Health Wellness
  • Facebook
    Facebook
  • Twitter
    Twitter
  • Pinterest
    Pinterest
  • +
  • Linkedin
    Linkedin
  • WhatsApp
    WhatsApp
  • Email
    Email
SHARE THIS
  • Facebook
    Facebook
  • Twitter
    Twitter
  • Pinterest
    Pinterest
  • Linkedin
    Linkedin
  • WhatsApp
    WhatsApp
  • Email
    Email

As Canada gets closer to legalizing marijuana in October, physicians are already seeing a rise in cannabis overdoses. In the past three years, the number of emergency room visits in Ontario alone for these cases has almost tripled to nearly 1,500 cases last year, according to the Canadian Institute for Health Information.

Edibles have a higher risk of overdose. Unlike smoked marijuana, edibles take longer to produce an effect. So people may consume more to feel the effects faster. This can lead to an overdose and/or serious injury.

Dr. Julielynn Wong, a Toronto-based physician-scientist, breaks down the signs of an overdose and how to prevent it.

Signs of a cannabis overdose

  • Severe nausea or vomiting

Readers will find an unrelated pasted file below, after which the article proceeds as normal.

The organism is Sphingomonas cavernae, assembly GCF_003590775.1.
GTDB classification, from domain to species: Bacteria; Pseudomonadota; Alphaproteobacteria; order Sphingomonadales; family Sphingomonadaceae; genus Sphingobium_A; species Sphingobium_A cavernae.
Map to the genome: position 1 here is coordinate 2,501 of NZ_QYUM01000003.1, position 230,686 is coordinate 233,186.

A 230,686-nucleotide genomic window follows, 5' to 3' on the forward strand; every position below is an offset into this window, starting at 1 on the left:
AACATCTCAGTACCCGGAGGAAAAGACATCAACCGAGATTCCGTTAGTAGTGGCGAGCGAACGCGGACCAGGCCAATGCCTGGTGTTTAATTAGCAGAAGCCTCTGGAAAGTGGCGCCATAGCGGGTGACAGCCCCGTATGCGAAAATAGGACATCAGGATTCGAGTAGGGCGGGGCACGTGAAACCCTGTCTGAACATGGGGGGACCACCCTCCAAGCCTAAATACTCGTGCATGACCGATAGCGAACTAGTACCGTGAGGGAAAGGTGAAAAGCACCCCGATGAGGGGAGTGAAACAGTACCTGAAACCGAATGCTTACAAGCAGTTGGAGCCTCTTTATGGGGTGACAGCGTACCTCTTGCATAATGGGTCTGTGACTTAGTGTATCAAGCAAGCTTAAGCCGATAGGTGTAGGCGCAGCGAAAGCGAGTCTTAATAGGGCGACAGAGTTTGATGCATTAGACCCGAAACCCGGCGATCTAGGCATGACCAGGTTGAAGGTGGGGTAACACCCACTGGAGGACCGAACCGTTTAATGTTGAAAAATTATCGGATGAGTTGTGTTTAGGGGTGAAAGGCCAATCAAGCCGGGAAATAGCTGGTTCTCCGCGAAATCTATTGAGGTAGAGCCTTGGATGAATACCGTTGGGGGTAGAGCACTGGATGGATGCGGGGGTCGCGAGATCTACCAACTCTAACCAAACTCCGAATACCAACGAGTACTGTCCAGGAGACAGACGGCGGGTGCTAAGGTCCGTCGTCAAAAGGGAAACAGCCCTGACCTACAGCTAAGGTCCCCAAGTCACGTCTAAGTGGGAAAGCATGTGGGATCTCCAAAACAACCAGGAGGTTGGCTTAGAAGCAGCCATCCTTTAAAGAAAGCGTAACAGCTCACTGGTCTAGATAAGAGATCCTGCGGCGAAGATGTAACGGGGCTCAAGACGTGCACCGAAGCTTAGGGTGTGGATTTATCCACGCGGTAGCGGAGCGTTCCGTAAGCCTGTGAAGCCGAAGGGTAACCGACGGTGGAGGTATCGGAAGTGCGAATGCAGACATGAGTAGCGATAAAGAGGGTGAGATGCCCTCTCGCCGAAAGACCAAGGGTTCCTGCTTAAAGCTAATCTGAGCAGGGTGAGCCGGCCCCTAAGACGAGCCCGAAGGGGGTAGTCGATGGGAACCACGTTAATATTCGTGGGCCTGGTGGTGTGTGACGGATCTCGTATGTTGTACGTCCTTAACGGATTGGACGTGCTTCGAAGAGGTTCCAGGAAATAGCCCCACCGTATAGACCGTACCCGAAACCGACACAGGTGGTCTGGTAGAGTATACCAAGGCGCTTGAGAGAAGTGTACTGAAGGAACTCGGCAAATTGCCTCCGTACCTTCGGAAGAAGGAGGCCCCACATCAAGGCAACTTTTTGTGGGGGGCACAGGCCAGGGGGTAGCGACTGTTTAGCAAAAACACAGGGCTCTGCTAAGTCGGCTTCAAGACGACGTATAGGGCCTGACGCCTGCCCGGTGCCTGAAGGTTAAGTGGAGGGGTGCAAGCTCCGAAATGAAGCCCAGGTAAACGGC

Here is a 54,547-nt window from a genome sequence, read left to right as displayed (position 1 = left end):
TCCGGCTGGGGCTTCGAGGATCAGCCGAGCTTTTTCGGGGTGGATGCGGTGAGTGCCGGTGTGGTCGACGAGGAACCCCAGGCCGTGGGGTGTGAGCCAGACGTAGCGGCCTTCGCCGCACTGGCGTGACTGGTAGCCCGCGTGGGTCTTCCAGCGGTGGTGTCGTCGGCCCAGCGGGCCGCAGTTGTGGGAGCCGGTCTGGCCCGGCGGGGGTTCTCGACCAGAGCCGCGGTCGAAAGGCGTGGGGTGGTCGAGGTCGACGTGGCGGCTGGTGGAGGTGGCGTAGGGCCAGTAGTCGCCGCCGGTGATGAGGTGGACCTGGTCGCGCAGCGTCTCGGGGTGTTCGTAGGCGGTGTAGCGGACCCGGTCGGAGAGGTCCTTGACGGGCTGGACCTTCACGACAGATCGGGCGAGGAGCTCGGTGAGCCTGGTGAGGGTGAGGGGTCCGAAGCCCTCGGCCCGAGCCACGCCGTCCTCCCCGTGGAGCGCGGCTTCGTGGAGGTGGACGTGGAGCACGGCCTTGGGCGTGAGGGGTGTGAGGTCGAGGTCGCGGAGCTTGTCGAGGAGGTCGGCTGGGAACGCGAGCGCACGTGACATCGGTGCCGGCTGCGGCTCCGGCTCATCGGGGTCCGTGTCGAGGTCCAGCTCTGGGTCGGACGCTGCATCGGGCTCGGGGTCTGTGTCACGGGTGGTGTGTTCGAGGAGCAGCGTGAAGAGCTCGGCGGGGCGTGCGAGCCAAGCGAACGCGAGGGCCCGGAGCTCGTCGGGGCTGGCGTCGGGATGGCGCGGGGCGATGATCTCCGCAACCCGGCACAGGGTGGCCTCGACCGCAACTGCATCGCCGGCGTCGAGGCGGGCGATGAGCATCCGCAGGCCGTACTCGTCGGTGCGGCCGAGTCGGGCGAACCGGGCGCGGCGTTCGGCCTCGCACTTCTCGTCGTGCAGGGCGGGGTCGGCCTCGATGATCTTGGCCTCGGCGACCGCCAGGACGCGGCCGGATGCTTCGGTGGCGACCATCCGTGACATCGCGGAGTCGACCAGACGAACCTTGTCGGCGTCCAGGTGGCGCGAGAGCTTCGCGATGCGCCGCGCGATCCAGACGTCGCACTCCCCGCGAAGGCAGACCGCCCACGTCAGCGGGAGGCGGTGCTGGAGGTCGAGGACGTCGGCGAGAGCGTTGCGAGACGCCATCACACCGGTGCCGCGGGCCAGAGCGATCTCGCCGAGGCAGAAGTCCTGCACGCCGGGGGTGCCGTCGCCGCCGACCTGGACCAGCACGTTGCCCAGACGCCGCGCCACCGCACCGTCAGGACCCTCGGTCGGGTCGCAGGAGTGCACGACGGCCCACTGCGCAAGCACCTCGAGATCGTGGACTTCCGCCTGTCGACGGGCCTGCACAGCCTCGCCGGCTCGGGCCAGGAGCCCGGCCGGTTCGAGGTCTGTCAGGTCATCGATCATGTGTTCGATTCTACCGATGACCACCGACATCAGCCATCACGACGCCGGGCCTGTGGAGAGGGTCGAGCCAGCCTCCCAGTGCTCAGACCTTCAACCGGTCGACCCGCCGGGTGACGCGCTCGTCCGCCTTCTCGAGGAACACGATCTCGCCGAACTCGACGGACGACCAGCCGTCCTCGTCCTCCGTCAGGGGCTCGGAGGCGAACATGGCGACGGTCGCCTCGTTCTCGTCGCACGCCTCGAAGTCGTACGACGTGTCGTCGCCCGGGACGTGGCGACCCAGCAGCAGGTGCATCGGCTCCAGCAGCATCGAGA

• Increased heart rate and blood pressure
  • Chest pain
  • Anxiety
  • Paranoia
  • Panic attacks
  • Extreme confusion
  • Loss of contact with reality
  • Seizures

These reactions could lead to serious injury or death, such as a car crash or fall.

Long-term side effects

Research suggests that long-term cannabis use can negatively affect your heart, brain development and function, mental health and sperm count and quality.

What to do if someone is affected

  • If you suspect a cannabis overdose, you should contact your local poison control center, health care provider or the emergency department of your nearest hospital.
  • Stop consuming cannabis right away. If the person is awake and able to swallow give him or her sips of water to drink. Never try to make someone throw up.
  • Call 911 if the person is experiencing chest pain, panic attacks, loss of contact with reality, or seizures.

How to prevent an overdose

  • Don’t consume edibles, especially if you’ve been smoking or vaping marijuana, drinking alcohol or taking prescription drugs.
  • If you do consume edibles, be careful. Start at a low dose. Do not consume more than the recommended serving size of 10 mg of THC, the active ingredient in marijuana. Read the package label if it’s a commercial product.
  • Be safe. Have somebody with you.
  • Be patient. It may take two or more hours to take effect.
  • Be smart. Keep your edibles out of the reach of pets and children. Store them in a childproof container.